NATIONAL GEOGRAPHIC: Did the Chesapeake Bay Turn the Corner in 2011
2011 may go down in history as the turning point for the Chesapeake
Bay. The largest estuary in the United States, the Bay’s watershed
includes almost 20 percent of the country’s Atlantic coast and produces
an estimated 500 million pounds of seafood every year.
In many ways, unfortunately, the Chesapeake Bay is ground zero when looking at the environmental impact of our food production. Inundated by pollution from factory farms, as well as sewage treatment plants, vehicle exhaust and power plant emissions, the Bay’s reputation as a high quality source of crabs and seafood has suffered over the years.
Analysis: Contray to the article's assertions, menhaden are currently not considered to be overfished. There is also no consistent pattern of overfishing; in the last ten years, menhaden have been overfished only once, while the stock remains at its target abundance level.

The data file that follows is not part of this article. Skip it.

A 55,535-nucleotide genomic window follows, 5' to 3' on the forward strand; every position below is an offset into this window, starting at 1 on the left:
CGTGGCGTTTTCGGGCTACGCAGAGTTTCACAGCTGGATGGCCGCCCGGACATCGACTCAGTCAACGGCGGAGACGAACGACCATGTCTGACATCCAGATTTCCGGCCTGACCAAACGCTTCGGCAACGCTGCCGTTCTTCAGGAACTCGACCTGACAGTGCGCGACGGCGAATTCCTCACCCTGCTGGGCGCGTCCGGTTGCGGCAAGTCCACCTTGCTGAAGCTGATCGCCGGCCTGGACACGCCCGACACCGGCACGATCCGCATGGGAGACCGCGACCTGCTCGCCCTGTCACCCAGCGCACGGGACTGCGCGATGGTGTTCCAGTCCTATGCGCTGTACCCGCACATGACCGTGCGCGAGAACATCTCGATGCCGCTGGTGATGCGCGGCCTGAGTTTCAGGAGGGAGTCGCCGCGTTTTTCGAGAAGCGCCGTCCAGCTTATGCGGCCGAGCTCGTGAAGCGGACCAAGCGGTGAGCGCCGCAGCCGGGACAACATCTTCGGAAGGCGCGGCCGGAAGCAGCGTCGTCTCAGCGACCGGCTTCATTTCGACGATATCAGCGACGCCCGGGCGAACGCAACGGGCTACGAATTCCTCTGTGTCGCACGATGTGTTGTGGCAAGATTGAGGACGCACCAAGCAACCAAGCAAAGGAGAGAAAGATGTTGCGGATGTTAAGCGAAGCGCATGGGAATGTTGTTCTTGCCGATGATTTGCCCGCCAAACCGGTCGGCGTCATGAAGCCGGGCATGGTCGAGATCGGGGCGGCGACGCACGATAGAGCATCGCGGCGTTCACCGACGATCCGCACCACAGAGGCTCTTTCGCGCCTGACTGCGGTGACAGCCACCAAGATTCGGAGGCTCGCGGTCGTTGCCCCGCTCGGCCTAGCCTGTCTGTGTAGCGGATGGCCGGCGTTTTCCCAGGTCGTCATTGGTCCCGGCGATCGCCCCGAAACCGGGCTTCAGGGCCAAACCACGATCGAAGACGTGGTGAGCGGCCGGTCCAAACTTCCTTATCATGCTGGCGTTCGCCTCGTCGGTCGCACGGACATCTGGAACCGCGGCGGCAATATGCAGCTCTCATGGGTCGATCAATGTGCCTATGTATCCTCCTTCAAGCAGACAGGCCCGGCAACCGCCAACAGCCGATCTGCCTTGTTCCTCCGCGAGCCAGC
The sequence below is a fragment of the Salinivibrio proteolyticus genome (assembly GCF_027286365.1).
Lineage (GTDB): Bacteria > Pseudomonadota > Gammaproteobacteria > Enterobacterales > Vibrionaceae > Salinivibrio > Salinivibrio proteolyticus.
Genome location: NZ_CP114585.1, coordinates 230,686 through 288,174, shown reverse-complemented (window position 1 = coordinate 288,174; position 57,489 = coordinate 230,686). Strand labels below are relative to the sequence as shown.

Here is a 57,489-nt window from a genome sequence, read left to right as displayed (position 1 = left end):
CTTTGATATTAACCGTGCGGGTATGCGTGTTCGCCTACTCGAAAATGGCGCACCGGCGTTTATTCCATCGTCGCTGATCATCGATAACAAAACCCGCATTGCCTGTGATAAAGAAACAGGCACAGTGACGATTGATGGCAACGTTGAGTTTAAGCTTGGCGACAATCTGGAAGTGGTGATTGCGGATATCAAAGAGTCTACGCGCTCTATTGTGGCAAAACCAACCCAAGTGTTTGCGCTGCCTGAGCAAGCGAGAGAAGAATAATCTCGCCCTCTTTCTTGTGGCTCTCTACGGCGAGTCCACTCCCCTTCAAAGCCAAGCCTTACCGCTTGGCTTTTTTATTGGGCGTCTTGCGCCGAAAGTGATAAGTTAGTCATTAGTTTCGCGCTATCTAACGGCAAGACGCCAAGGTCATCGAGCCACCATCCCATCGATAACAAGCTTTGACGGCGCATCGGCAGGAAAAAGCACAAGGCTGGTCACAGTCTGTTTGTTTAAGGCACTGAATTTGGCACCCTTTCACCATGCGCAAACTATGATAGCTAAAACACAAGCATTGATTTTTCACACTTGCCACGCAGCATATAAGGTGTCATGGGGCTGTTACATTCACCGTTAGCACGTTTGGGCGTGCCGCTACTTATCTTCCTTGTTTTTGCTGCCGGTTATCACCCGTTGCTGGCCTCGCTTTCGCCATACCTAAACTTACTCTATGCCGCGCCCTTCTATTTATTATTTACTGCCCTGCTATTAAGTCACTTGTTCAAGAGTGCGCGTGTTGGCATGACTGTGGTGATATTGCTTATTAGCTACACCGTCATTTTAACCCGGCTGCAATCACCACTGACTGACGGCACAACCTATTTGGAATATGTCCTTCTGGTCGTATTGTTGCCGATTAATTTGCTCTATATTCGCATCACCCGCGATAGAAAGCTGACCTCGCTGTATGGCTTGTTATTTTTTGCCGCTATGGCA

There is also a considerable body of scientific literature, including the study by the Virginia Institute of Marine Science cited in the article, that menhaden contribute little to overall water quality, and adult menhaden do not filter a significant amount of the phytoplankton that contributes to water problems in the Bay.
January 17, 2014 -- “Big job to patch up the Chesapeake Bay,” begins as an informed, thoughtful reflection on the bay’s exposure to pollution and neglect. But it takes an unfortunate turn when its author, Bill Bartlett, levels factually inaccurate allegations regarding Omega Protein
- Delivering twins: Mississippi boatyard converts southern oil supply boats for Mid-Atlantic menhaden fishery
- ASMFC Schedules Atlantic Menhaden Stock Assessment Data Workshop for January 13-16, 2014 in St. Petersburg, FL